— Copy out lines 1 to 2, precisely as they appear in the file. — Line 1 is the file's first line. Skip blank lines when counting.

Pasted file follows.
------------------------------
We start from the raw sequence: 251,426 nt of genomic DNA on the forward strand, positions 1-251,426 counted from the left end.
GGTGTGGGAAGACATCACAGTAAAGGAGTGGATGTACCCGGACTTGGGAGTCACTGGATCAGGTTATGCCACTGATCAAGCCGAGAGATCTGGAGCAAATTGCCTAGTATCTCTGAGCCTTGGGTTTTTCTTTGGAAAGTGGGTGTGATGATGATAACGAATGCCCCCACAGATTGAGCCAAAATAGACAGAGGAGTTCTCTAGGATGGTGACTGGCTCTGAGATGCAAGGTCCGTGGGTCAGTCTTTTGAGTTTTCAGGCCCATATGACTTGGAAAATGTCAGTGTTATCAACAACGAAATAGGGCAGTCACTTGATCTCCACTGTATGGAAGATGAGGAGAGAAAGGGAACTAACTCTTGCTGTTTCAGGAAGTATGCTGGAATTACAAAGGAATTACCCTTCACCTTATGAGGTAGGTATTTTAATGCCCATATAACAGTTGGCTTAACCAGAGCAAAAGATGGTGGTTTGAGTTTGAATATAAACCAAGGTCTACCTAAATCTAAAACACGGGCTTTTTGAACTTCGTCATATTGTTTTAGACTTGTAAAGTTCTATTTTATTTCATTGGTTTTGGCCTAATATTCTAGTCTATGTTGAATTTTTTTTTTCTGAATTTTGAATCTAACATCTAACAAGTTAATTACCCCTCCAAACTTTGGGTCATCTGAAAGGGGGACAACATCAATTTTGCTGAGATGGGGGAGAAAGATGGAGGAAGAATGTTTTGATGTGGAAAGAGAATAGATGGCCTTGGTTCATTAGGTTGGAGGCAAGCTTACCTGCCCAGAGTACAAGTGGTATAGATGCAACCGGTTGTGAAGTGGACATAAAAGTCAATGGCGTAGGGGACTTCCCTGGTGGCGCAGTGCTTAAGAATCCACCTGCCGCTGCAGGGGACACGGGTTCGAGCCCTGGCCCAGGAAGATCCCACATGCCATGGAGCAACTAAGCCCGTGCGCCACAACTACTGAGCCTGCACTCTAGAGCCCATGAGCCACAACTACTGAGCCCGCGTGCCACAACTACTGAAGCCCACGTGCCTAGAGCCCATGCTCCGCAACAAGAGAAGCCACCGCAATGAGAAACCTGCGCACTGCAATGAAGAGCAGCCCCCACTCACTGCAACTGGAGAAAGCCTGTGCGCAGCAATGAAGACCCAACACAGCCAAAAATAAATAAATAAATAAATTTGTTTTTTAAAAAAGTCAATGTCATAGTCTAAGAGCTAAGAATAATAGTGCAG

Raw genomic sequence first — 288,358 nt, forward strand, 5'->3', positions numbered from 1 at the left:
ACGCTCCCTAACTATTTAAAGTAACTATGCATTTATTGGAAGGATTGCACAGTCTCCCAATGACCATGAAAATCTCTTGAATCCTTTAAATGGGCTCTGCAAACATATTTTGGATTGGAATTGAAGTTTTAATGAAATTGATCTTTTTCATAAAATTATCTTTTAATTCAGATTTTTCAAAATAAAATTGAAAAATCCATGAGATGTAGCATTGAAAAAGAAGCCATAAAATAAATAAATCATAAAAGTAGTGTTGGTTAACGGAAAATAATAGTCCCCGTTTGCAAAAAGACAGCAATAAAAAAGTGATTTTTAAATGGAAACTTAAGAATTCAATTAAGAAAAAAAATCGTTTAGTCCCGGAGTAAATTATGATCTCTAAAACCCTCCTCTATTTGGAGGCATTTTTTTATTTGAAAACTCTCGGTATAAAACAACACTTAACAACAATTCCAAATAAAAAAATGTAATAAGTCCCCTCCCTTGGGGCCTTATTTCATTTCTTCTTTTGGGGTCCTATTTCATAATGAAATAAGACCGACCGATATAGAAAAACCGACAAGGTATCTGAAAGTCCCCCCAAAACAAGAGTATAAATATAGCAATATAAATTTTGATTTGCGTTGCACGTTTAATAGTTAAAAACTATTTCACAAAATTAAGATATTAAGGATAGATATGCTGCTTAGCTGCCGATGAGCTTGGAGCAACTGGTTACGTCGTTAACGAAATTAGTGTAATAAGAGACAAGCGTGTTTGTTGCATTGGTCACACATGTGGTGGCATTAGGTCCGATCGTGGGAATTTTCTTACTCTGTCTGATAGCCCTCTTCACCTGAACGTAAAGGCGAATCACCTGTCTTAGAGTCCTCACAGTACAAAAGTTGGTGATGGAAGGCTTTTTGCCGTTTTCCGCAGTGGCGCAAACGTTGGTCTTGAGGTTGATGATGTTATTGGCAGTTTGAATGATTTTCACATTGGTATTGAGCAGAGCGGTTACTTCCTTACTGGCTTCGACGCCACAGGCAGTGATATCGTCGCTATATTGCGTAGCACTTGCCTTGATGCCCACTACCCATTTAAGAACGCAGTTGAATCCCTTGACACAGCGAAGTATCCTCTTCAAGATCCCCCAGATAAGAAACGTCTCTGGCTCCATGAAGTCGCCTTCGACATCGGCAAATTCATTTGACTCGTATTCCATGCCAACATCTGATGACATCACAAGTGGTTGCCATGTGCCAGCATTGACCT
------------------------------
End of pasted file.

We start from the raw sequence: 251,426 nt of genomic DNA on the forward strand, positions 1-251,426 counted from the left end.
GGTGTGGGAAGACATCACAGTAAAGGAGTGGATGTACCCGGACTTGGGAGTCACTGGATCAGGTTATGCCACTGATCAAGCCGAGAGATCTGGAGCAAATTGCCTAGTATCTCTGAGCCTTGGGTTTTTCTTTGGAAAGTGGGTGTGATGATGATAACGAATGCCCCCACAGATTGAGCCAAAATAGACAGAGGAGTTCTCTAGGATGGTGACTGGCTCTGAGATGCAAGGTCCGTGGGTCAGTCTTTTGAGTTTTCAGGCCCATATGACTTGGAAAATGTCAGTGTTATCAACAACGAAATAGGGCAGTCACTTGATCTCCACTGTATGGAAGATGAGGAGAGAAAGGGAACTAACTCTTGCTGTTTCAGGAAGTATGCTGGAATTACAAAGGAATTACCCTTCACCTTATGAGGTAGGTATTTTAATGCCCATATAACAGTTGGCTTAACCAGAGCAAAAGATGGTGGTTTGAGTTTGAATATAAACCAAGGTCTACCTAAATCTAAAACACGGGCTTTTTGAACTTCGTCATATTGTTTTAGACTTGTAAAGTTCTATTTTATTTCATTGGTTTTGGCCTAATATTCTAGTCTATGTTGAATTTTTTTTTTCTGAATTTTGAATCTAACATCTAACAAGTTAATTACCCCTCCAAACTTTGGGTCATCTGAAAGGGGGACAACATCAATTTTGCTGAGATGGGGGAGAAAGATGGAGGAAGAATGTTTTGATGTGGAAAGAGAATAGATGGCCTTGGTTCATTAGGTTGGAGGCAAGCTTACCTGCCCAGAGTACAAGTGGTATAGATGCAACCGGTTGTGAAGTGGACATAAAAGTCAATGGCGTAGGGGACTTCCCTGGTGGCGCAGTGCTTAAGAATCCACCTGCCGCTGCAGGGGACACGGGTTCGAGCCCTGGCCCAGGAAGATCCCACATGCCATGGAGCAACTAAGCCCGTGCGCCACAACTACTGAGCCTGCACTCTAGAGCCCATGAGCCACAACTACTGAGCCCGCGTGCCACAACTACTGAAGCCCACGTGCCTAGAGCCCATGCTCCGCAACAAGAGAAGCCACCGCAATGAGAAACCTGCGCACTGCAATGAAGAGCAGCCCCCACTCACTGCAACTGGAGAAAGCCTGTGCGCAGCAATGAAGACCCAACACAGCCAAAAATAAATAAATAAATAAATTTGTTTTTTAAAAAAGTCAATGTCATAGTCTAAGAGCTAAGAATAATAGTGCAG